This state of affairs is a lot more complicated than most people prefer to think. For one thing, it’s normal for people to want to live around those who share their values. The kind of people who bang on about the value of “diversity” are usually left-wing cultural egalitarians who also — Sailerbait! — extol the “vibrancy” of “diverse” neighborhoods. As the liberal political scientist Bob Putnam found, neighborhood diversity actually diminishes social capital. Why? Look:
But even after statistically taking them all into account, the connection remained strong: Higher diversity meant lower social capital. In his findings, Putnam writes that those in more diverse communities tend to “distrust their neighbors, regardless of the color of their skin, to withdraw even from close friends, to expect the worst from their community and its leaders, to volunteer less, give less to charity and work on community projects less often, to register to vote less, to agitate for social reform more but have less faith that they can actually make a difference, and to huddle unhappily in front of the television.”
“People living in ethnically diverse settings appear to ‘hunker down’ — that is, to pull in like a turtle,” Putnam writes.
In documenting that hunkering down, Putnam challenged the two dominant schools of thought on ethnic and racial diversity, the “contact” theory and the “conflict” theory. Under the contact theory, more time spent with those of other backgrounds leads to greater understanding and harmony between groups. Under the conflict theory, that proximity produces tension and discord.
Putnam’s findings reject both theories. In more diverse communities, he says, there were neither great bonds formed across group lines nor heightened ethnic tensions, but a general civic malaise. And in perhaps the most surprising result of all, levels of trust were not only lower between groups in more diverse settings, but even among members of the same group.
“Diversity, at least in the short run,” he writes, “seems to bring out the turtle in all of us.”
My guess is that this has as much to do with different cultural values, which include moral values, as it does with ethnic and racial differences. As Murray points out in his essay, cultural differences among whites — that is, people who share the same race — have become far more distinct and divergent in the past 50 years, as we have become a society in which consumer and lifestyle choices have become not only more available, but more prized. Indeed, it is the libertarian instinct, in both its left-wing and right-wing versions, that has brought about the state of affairs that the libertarian Charles Murray finds so problematic. If maximizing and exercising freedom of choice is the telos of American life, as libertarianism in both its forms holds, then why should any American choose to live among people who don’t share the moral beliefs and practices he valorizes? And if an upper-middle class family did decide to leave Belmont for Fishtown, why should the blue-collar people of Fishtown choose to risk the scorn and rejection of their tribe by choosing to live by the values of the outsiders? The cultural pressure brought to bear upon black students who study hard and make good grades — Stuart Buck’s great book “Acting White” is the thing to read on this topic — as well as the persistence of poverty and dysfunction among black folks who reject bourgeois values, undermines the idea that all we need to change the behavior of increasingly dysfunctional working-class whites is for well-off white people to live among them and teach them a thing or two about how to live.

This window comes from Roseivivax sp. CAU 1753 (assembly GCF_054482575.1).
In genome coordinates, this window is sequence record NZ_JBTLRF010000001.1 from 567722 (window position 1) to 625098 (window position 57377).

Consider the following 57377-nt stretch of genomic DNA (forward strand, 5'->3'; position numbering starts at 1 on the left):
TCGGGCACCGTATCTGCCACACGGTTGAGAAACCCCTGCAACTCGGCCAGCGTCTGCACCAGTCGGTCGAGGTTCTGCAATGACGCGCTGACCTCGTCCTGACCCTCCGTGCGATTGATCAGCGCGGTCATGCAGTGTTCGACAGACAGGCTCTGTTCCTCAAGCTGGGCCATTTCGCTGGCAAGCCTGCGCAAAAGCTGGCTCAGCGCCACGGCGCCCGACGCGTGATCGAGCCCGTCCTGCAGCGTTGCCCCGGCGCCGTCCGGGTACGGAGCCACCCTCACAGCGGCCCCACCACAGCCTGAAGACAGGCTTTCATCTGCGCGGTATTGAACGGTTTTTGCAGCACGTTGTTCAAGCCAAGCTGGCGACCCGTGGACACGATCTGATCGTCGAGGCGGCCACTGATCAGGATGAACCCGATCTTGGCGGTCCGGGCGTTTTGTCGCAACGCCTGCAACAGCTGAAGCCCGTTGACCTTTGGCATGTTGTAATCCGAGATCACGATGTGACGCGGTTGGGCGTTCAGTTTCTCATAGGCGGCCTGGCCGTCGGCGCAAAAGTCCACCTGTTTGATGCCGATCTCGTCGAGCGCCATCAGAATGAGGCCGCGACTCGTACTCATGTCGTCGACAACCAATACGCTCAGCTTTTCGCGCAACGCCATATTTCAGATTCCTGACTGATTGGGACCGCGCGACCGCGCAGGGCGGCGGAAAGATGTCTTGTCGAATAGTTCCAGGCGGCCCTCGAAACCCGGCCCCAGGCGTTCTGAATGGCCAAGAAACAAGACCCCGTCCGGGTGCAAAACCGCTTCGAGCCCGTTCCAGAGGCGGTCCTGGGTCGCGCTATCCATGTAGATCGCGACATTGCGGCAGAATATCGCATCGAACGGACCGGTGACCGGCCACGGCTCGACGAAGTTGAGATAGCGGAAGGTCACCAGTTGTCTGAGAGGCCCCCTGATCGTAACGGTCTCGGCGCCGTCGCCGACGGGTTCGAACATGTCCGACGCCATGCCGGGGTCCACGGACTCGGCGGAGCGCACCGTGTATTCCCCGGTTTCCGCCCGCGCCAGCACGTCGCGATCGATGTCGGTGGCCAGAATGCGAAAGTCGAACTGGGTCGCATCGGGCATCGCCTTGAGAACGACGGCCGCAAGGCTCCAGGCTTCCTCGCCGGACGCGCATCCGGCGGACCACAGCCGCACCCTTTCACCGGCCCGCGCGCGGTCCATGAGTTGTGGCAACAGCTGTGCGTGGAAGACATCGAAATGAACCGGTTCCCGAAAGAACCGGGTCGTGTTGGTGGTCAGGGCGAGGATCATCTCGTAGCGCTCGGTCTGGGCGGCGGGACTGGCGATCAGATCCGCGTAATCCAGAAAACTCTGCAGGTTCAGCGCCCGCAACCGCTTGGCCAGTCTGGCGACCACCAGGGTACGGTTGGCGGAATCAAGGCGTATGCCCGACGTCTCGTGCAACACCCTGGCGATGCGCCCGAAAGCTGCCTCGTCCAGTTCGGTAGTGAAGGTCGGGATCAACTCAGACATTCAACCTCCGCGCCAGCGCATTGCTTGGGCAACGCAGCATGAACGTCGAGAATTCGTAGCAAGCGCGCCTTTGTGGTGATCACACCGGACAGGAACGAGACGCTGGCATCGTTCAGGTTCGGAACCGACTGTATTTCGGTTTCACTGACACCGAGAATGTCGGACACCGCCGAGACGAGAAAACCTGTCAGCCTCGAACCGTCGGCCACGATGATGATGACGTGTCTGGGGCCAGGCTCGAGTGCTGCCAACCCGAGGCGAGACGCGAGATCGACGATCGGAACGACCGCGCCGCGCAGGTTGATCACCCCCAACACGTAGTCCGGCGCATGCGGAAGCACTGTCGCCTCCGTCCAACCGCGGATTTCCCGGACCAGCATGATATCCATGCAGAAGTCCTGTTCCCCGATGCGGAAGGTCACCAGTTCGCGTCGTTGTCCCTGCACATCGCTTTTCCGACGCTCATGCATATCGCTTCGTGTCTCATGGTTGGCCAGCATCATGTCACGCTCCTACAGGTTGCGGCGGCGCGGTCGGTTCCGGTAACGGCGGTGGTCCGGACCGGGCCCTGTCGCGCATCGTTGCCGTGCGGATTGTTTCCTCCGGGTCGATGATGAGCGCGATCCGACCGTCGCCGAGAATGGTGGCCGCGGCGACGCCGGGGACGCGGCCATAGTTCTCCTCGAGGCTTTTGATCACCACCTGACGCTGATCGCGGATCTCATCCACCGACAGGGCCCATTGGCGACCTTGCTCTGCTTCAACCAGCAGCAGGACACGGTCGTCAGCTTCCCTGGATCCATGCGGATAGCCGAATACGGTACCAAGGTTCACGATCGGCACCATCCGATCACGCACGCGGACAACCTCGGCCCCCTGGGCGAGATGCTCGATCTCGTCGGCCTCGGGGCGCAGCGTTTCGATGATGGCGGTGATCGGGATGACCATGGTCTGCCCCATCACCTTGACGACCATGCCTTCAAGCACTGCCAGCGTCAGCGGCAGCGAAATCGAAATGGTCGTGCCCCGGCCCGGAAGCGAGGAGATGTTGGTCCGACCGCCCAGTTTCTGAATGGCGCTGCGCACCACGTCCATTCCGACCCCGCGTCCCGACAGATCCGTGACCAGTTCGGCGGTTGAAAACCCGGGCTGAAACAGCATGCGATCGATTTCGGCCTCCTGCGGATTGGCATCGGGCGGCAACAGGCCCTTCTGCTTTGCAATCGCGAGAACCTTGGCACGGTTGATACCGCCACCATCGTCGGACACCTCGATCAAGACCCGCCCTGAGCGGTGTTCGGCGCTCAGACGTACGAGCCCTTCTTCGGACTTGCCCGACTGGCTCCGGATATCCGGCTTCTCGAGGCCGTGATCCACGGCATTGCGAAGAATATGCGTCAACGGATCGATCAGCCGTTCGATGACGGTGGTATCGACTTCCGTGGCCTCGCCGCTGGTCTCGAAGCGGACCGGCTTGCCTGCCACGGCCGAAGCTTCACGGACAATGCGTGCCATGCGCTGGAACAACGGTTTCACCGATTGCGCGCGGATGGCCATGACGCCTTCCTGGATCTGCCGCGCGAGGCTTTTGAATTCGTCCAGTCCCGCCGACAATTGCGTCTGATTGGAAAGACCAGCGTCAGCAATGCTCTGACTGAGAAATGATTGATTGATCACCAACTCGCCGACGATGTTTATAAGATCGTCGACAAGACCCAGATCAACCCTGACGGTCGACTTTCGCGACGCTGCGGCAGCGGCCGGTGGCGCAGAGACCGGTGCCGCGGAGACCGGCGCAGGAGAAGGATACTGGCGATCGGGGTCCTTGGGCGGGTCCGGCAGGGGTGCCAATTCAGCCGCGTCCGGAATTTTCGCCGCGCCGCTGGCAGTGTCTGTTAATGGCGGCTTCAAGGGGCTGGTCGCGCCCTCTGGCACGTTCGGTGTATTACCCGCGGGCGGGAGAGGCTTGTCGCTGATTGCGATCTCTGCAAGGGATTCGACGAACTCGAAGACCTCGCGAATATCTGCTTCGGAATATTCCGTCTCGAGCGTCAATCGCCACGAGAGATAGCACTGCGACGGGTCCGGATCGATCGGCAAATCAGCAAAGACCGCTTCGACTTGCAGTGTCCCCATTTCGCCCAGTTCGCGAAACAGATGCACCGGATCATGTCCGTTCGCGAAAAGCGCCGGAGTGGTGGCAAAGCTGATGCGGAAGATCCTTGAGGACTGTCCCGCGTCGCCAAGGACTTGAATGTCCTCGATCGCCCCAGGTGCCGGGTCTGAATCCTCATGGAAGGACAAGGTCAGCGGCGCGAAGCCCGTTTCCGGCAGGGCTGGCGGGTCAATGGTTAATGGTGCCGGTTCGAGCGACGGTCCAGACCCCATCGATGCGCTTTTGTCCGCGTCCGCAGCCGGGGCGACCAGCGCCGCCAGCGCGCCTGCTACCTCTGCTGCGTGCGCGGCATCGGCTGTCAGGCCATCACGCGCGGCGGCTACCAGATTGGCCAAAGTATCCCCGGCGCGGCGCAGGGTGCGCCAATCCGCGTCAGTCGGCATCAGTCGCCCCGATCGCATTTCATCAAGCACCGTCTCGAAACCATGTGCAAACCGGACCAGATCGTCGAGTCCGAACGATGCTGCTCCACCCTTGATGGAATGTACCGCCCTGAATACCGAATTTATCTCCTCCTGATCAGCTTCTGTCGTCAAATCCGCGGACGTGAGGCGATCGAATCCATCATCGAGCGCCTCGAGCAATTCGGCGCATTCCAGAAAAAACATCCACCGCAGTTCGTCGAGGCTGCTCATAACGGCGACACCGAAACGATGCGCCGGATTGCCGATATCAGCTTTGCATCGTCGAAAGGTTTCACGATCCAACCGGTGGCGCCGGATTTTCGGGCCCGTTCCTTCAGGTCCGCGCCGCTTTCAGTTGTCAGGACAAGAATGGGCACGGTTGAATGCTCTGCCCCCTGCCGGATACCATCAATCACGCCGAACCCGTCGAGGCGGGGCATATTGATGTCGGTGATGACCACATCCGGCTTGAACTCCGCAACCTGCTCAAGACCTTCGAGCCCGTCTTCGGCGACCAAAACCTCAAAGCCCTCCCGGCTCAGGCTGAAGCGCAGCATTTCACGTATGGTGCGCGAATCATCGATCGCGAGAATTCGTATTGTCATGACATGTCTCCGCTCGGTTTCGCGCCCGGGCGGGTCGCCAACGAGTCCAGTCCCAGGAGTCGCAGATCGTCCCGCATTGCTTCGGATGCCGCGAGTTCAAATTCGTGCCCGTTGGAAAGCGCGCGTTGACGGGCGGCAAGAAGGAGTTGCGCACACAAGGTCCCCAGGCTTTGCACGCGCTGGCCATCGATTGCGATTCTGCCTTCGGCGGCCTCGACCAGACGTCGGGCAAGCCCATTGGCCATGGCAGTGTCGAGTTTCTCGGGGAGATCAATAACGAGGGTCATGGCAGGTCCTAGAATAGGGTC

To refresh: the problem Charles Murray diagnoses is real. He offers no real solution. I can’t see that its possible within libertarian philosophy to come up with an effective solution. Murray needs to read Alasdair MacIntyre, who doesn’t have much of a solution either, but who at least understands the profundity of our cultural brokenness. This cultural Third World to which America is descending — by which I mean a society in which the ultrarich live radically segregated from the masses — seems to me to be an outworking of ideas and trends that have been at work for a very long time.